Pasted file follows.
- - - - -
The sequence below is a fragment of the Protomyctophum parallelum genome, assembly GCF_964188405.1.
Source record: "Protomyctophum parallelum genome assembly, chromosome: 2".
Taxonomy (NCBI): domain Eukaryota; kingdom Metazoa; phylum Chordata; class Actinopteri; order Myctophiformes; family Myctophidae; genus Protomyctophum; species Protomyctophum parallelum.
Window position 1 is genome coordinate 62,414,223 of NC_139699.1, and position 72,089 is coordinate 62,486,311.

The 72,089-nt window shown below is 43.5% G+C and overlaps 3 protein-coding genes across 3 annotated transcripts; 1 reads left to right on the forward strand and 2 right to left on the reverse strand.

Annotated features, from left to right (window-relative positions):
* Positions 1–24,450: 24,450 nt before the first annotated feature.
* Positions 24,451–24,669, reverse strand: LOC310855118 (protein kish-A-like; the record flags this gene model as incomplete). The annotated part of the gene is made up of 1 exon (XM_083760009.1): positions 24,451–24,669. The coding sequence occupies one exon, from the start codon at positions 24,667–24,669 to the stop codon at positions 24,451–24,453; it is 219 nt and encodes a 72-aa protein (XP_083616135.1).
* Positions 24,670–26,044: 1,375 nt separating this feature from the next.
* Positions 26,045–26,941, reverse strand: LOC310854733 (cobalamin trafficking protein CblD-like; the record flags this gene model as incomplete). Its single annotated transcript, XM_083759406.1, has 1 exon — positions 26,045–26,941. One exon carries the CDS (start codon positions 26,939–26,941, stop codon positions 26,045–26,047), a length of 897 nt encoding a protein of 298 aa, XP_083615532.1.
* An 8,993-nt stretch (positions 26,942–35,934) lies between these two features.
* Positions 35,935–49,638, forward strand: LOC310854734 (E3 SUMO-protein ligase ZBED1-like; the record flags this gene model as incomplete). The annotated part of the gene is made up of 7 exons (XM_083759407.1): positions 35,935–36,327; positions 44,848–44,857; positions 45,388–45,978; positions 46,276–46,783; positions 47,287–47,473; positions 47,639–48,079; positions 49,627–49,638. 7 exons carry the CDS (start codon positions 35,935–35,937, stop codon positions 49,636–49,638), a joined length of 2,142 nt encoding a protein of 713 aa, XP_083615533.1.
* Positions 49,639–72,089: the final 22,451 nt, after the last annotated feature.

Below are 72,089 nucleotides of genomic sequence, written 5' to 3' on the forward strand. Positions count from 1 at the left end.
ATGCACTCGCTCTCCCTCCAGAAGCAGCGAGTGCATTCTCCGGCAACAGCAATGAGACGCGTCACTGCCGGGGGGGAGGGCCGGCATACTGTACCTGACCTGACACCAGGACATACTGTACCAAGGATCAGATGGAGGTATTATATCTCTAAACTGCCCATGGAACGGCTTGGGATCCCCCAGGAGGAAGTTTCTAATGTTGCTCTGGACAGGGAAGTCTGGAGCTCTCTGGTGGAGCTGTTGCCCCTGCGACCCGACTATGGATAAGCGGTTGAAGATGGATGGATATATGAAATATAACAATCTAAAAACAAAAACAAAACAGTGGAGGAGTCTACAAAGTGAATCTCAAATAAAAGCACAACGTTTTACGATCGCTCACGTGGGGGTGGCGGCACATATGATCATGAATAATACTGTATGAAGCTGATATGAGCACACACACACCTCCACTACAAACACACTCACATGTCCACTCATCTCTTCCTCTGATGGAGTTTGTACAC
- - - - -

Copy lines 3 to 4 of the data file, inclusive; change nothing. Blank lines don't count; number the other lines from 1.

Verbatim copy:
Taxonomy (NCBI): domain Eukaryota; kingdom Metazoa; phylum Chordata; class Actinopteri; order Myctophiformes; family Myctophidae; genus Protomyctophum; species Protomyctophum parallelum.
Window position 1 is genome coordinate 62,414,223 of NC_139699.1, and position 72,089 is coordinate 62,486,311.